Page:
But it was kind of funny because he was just like, “We need to create this thing so we remember it.” And man, I thought more and more about that, and what was cool for me was that this trip to Puerto Rico we had taken our kids to it. And even though my kids stepped on sea urchins the very first hour of us being there, they’re never going to forget that. That is an event horizon.

They’re going to remember walking in the rain forest, they’re going to remember the Ricky Martin concert. They’re going to remember going to church. We walked into church on Sunday and sat down, and all the sudden Norah, her eyes get this big, they’re huge. I’m like, “What’s going on?” and she’s pointing, and I’m like, “What?” she’s like, “that’s the mom. That’s the dad.” I’m like, “What are you talking about?” and she’s like, “That’s the mom and dad from my YouTube show I watch.” And sure enough, two rows in front of us in church was this YouTube family that she watches. And her eyes were so big.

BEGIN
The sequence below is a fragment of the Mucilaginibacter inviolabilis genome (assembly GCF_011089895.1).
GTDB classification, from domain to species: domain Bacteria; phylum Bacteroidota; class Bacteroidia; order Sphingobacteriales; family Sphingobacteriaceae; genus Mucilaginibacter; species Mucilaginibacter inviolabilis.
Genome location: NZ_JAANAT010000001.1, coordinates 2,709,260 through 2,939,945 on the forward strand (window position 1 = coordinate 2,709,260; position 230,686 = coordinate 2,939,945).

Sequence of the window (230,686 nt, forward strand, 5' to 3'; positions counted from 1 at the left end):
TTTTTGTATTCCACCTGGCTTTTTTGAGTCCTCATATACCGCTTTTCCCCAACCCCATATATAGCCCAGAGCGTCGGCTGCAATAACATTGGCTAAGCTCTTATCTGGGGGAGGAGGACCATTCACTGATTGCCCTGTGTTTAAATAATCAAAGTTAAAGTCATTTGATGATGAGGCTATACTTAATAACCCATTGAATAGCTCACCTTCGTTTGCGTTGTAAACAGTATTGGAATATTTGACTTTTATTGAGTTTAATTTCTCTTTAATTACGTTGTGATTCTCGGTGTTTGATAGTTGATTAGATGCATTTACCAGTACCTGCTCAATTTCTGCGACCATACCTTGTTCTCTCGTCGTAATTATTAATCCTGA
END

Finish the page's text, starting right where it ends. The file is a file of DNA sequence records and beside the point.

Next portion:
And all, we had an hour long first hour of church we were sitting in this meeting room, and she’s like star struck. My little 4 year old is star struck, freaking out, the biggest smile on her face ever. Then afterwards we went and found them and introduced ourselves and she got pictures with them. And she will remember that. And even, you know, a week and a half later we called my mom yesterday and the first thing Norah says is like, “Grandma I saw (I can’t remember the name of the YouTube channel) the Jay Rocks (or whatever) family at church on Sunday.” And that is seared into her mind. She’ll probably remember that 10 years from now.